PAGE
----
Disabled domain still receives email
Idea shared by Joseph Robertson - March 24, 2015 at 12:33 PM
Under Consideration
I am in the process of switching a departments old email server to my Smartermail server.
Prior to performing the official switch (when I update their domains NS records) I went ahead and created their domain in Smartermail. However, I marked the domain as disabled.
My hope was that this would save me some time so, on the day of the switch, all I would have to do is change their DNS settings and it would start working.
 
Well, there was a problem.
Whenever a user from my domain sent an email to the department's domain, it got locally delivered, even though that domain was not active yet and was marked as disabled.
I checked my log files and it specifically says "Starting local delivery to...".
 
Obviously if Smartermail is hosting a domain it doesn't check DNS to verify and simply delivers locally, whether the domain is disabled or not.
 
I don't know if this is the intended behavior. If so, a disclaimer needs to be made on the 'Disable Domain' setting that locally delivered emails will still be delivered.
 
Joey Robertson
Director of IT
Archdiocese of Mobile

20 Replies

Reply to Thread
0
I think this is normal for an Email Server. I know that MS Exchange would bounce the email entirely when an internally hosted domain is disabled and another internally hosted domain sends email to it. You wouldn't expect internal domains to go through full DNS. It might be worth requesting a feature that allowed disabled domains to be archived in some way so that SM doesn't see it and therefore goes to external DNS.... Remembering that simply disabling a domain will not remove it from the local servers DNS. I might be wrong with the about, but it does make sense.
0
This has been talked about before...
 
I believe that disable domain should do what it says. If the domain is disabled then it should act like it doesn't exist on the server. Therefore external DNS lookup would happen and everything would be as expected.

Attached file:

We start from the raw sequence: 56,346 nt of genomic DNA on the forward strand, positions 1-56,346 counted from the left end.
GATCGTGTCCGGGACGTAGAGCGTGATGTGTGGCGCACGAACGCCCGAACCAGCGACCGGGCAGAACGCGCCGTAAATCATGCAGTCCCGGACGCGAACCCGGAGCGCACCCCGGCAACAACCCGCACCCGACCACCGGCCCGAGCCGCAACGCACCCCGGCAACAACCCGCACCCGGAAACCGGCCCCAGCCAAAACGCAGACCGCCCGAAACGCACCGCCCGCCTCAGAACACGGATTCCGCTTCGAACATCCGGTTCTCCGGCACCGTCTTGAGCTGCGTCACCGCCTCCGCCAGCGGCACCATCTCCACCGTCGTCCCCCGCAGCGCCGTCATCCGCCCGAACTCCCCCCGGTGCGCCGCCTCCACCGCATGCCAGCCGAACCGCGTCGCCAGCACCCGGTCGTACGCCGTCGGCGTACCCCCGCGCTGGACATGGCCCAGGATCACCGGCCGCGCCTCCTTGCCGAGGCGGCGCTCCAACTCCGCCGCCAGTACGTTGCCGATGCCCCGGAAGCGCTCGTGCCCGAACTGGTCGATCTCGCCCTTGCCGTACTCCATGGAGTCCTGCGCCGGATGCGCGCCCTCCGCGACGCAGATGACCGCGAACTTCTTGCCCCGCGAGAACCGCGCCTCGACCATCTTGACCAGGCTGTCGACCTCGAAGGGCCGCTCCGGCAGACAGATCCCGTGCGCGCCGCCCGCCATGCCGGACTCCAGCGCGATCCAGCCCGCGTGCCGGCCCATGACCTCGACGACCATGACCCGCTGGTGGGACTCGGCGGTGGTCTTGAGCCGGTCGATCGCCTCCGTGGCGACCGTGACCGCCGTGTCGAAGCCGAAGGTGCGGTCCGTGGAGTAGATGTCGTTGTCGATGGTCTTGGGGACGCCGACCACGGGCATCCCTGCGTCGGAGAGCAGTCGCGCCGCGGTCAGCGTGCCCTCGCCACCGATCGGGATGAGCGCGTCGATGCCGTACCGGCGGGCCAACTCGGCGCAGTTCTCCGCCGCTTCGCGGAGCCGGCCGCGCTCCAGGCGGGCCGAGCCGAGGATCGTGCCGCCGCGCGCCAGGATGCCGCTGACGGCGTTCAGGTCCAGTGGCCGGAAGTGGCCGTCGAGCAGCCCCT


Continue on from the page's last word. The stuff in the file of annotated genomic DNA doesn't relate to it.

6
It should have the same options as a user IMHO
 
Enabled
Disabled and allow mail
Disabled and disallow mail
0
Thanks for the replies.
I agree with Dan, the option to choose how you want to disable it would be wise.
Joey Robertson
Director of IT
Archdiocese of Mobile
2
Joseph, it was by design that a disabled domain could still receive mail.  For example, if a domain wasn't renewed in time but later renewed, the users wouldn't have lost email during the interim.  I can see the validity of implementing, as Dan suggested, two different options: disabled and allow mail, or disabled and disallow mail.
 
I will change this thread from Problem (since it's behaving as designed) to an Idea thread and mark it as Under Consideration for further discussion by the dev. team for possible inclusion in a future release.
Robert Emmett
Software Developer
SmarterTools Inc.
(877) 357-6278
www.smartertools.com
0
Robert Emmett;
 
I believe your suggested solution of providing: 
 
"two different options: disabled and allow mail, or disabled and disallow mail."
is a valid compromise which will meet the requirements of still allowing mail to be received by those domain owners whose domain registrations have lapsed.  

The solution will also allow an e-mail vendor to lock out a customer, but still allow the customer's domain to receive e-mail, as an incentive to induce payment; and will allow complete lockout for non-payment or termination.
 
Thanks for weighing in on this issue and coming up with a great solution.
Bruce Barnes
ChicagoNetTech Inc
brucecnt@comcast.net

Phonr: (773) 491-9019
Phone: (224) 444-0169

E-Mail and DNS Security Specialist
Network Security Specialist

Customer Service Portal: https://portal.chicagonettech.com
Website: https://www.ChicagoNetTech.com
Security Blog: http://networkbastion.blogspot.com/

Web and E-Mail Hosting, E-Mail Security and Consulting
0
Yeah, well. A BIG warning message should be in place. How is someone to know (unless they know it) that disabling a domain is not the same as refusing email sent to it?  Kudos to Dan and Bruce, for the (totally reasonable) solution.  Let's see if it's implemented.
 
At least I know it now.
0
Many of SmarterMail's features are detailed in the Help Documentation found at help.smartertools.com. You can find this addressed in the "All Domains" document: "Disable Domain - Select this option to disable the domain. Disabled domains cannot send email and users cannot login to the Web interface. However, the domain will still receive email to prevent email loss. This option is a good way to temporarily shut off a domain without deleting it."